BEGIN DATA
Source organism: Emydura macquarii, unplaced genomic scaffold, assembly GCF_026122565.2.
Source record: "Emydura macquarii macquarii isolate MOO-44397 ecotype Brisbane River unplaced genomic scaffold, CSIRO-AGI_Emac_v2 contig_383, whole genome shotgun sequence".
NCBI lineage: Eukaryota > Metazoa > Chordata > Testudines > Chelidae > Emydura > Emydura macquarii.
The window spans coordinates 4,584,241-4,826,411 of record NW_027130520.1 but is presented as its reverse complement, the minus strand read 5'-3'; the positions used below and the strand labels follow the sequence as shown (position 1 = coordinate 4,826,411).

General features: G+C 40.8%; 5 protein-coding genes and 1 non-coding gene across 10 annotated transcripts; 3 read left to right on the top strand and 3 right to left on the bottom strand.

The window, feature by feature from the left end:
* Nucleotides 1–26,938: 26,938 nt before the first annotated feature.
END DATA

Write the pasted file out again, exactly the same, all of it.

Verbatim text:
Source organism: Emydura macquarii, unplaced genomic scaffold, assembly GCF_026122565.2.
Source record: "Emydura macquarii macquarii isolate MOO-44397 ecotype Brisbane River unplaced genomic scaffold, CSIRO-AGI_Emac_v2 contig_383, whole genome shotgun sequence".
NCBI lineage: Eukaryota > Metazoa > Chordata > Testudines > Chelidae > Emydura > Emydura macquarii.
The window spans coordinates 4,584,241-4,826,411 of record NW_027130520.1 but is presented as its reverse complement, the minus strand read 5'-3'; the positions used below and the strand labels follow the sequence as shown (position 1 = coordinate 4,826,411).

General features: G+C 40.8%; 5 protein-coding genes and 1 non-coding gene across 10 annotated transcripts; 3 read left to right on the top strand and 3 right to left on the bottom strand.

The window, feature by feature from the left end:
* Nucleotides 1–26,938: 26,938 nt before the first annotated feature.